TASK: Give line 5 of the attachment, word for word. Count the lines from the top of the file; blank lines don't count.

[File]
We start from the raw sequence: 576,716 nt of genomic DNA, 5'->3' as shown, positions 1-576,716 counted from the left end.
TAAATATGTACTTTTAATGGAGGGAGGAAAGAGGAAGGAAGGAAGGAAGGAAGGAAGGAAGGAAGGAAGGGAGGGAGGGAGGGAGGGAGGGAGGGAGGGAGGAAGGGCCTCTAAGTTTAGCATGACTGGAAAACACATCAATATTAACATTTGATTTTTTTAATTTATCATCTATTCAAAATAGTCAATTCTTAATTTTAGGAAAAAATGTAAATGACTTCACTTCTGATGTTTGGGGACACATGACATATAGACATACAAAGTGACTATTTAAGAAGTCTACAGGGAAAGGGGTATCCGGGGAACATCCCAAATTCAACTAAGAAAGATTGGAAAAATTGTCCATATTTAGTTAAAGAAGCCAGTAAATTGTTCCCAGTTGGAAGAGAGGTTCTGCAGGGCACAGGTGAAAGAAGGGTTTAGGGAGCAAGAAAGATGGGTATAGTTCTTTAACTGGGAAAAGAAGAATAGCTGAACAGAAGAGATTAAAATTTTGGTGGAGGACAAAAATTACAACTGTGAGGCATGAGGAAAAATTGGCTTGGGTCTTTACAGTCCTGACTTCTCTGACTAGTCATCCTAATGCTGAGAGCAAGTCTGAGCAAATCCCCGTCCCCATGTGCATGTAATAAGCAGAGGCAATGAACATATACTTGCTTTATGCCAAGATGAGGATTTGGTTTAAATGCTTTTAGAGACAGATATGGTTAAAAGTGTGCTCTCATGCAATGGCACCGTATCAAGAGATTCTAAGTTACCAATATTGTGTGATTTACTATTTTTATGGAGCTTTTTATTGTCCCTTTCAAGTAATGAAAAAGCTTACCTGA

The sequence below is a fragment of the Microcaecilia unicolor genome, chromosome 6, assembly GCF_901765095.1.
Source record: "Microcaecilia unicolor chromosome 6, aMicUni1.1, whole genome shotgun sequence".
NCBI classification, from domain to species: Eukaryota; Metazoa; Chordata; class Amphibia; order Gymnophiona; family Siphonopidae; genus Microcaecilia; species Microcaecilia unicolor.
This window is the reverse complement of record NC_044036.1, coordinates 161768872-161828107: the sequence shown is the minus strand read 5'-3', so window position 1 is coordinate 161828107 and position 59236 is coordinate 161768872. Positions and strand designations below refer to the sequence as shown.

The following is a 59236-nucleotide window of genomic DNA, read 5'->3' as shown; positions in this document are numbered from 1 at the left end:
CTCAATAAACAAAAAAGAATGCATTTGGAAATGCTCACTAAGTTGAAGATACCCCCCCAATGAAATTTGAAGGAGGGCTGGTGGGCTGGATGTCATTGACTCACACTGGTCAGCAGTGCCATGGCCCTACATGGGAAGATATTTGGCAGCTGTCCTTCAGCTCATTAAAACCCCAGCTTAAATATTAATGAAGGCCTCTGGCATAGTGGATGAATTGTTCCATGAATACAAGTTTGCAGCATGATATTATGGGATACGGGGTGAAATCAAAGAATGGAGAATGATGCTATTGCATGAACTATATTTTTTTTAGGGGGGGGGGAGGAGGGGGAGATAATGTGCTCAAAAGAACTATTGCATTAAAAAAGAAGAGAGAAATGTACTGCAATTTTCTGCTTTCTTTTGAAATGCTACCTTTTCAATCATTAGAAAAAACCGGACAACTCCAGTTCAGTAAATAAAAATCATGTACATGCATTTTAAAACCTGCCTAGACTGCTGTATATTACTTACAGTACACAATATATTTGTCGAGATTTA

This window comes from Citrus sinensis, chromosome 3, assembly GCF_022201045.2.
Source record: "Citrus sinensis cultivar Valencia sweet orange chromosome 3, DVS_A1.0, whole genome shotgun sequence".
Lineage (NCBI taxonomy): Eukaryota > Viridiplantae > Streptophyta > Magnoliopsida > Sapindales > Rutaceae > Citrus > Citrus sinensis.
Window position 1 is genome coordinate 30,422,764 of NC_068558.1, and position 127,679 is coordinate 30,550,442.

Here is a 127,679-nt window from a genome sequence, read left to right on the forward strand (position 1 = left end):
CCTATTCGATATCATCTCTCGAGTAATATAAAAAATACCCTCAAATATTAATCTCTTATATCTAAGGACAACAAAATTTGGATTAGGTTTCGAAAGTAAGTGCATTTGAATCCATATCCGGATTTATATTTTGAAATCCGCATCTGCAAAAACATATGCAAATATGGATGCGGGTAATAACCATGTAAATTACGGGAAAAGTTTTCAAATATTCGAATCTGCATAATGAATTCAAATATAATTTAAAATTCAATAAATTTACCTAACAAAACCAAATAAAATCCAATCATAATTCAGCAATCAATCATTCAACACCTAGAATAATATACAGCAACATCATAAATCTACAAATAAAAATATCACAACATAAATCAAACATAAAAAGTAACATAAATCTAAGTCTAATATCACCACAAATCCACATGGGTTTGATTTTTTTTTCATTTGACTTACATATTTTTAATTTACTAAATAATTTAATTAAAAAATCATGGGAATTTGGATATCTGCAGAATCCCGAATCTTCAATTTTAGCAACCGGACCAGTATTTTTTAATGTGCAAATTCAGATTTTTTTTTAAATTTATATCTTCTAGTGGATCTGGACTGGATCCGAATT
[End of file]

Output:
NCBI classification, from domain to species: Eukaryota; Metazoa; Chordata; class Amphibia; order Gymnophiona; family Siphonopidae; genus Microcaecilia; species Microcaecilia unicolor.